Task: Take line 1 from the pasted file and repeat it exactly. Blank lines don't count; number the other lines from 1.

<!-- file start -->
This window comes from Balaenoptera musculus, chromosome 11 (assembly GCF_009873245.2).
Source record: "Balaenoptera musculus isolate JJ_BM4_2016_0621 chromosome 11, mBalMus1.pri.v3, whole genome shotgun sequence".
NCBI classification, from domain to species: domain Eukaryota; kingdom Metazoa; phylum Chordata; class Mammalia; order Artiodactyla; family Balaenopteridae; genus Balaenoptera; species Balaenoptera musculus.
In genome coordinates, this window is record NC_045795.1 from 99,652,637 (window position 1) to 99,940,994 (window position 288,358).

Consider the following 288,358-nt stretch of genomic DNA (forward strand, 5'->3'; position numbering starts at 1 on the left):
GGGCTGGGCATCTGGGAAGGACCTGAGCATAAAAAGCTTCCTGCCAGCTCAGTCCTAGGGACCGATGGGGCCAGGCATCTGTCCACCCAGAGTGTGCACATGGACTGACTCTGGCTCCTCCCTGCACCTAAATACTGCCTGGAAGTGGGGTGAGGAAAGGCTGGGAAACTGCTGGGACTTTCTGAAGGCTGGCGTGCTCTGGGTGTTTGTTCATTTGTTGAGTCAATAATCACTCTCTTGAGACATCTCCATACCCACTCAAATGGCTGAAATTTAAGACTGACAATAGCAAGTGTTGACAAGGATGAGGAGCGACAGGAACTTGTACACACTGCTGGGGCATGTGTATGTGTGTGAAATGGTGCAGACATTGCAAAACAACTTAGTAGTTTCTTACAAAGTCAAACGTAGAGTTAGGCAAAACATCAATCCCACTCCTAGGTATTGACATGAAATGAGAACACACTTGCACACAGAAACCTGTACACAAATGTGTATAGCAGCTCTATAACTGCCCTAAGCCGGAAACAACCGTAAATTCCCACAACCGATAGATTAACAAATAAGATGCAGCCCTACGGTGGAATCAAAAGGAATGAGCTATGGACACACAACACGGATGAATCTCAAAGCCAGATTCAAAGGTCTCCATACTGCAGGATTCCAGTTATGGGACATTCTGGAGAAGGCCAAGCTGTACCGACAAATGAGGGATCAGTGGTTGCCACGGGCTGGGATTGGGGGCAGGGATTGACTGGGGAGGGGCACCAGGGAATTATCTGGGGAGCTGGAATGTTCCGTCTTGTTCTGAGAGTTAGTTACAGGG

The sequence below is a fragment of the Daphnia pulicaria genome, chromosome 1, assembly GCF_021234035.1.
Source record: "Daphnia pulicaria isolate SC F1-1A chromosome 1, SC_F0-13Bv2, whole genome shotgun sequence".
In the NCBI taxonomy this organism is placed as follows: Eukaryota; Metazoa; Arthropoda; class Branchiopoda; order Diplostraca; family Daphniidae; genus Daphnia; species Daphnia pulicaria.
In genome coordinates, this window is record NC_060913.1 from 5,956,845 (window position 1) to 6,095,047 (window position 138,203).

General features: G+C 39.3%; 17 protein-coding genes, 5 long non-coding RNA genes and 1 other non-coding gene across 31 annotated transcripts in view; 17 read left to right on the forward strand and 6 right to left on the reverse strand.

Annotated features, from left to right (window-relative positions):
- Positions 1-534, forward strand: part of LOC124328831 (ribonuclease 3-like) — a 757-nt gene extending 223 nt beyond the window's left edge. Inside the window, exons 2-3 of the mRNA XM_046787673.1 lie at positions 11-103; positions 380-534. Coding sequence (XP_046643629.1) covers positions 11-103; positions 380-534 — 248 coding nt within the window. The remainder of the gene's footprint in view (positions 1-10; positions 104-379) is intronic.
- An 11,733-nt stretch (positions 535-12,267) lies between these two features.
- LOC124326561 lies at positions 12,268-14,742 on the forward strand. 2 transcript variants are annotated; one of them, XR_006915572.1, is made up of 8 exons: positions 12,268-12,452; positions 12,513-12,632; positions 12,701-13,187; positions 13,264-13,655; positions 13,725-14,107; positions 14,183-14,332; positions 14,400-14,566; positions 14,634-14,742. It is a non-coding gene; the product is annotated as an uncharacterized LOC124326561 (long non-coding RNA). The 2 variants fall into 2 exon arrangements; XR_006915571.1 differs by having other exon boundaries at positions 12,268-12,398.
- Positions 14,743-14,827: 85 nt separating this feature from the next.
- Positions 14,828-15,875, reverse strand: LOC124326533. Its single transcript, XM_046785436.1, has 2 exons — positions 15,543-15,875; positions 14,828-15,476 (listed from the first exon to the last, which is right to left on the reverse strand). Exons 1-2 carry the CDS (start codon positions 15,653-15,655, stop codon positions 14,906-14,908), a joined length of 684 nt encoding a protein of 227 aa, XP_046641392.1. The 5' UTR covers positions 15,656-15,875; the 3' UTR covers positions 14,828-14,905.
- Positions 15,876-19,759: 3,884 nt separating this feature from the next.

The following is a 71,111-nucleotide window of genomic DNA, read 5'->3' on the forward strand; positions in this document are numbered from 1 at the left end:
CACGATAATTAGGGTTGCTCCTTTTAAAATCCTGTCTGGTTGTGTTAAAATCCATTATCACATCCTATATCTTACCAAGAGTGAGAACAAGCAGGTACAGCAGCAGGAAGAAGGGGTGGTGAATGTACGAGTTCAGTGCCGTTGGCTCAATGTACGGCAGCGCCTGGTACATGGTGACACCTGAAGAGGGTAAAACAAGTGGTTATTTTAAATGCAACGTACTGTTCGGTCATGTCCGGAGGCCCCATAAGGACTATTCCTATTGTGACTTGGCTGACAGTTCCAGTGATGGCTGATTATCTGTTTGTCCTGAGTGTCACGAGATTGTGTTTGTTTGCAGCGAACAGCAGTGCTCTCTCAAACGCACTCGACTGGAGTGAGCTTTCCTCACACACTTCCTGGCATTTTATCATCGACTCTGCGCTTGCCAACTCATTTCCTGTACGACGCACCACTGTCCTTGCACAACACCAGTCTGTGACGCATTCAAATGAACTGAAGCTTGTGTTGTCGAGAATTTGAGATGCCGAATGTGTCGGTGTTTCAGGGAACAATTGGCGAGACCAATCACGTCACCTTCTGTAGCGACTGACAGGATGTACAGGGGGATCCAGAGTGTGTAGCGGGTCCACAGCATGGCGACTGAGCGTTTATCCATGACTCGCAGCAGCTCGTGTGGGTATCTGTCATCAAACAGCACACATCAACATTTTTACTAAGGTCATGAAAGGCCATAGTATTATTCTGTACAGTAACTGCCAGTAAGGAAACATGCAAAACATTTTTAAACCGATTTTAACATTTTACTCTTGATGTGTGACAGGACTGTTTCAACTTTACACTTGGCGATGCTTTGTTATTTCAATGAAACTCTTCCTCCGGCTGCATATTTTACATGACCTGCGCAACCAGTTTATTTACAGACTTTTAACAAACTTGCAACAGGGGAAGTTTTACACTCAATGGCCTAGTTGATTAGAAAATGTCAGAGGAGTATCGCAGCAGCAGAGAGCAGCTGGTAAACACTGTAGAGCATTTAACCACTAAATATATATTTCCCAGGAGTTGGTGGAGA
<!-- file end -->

This window comes from Balaenoptera musculus, chromosome 11 (assembly GCF_009873245.2).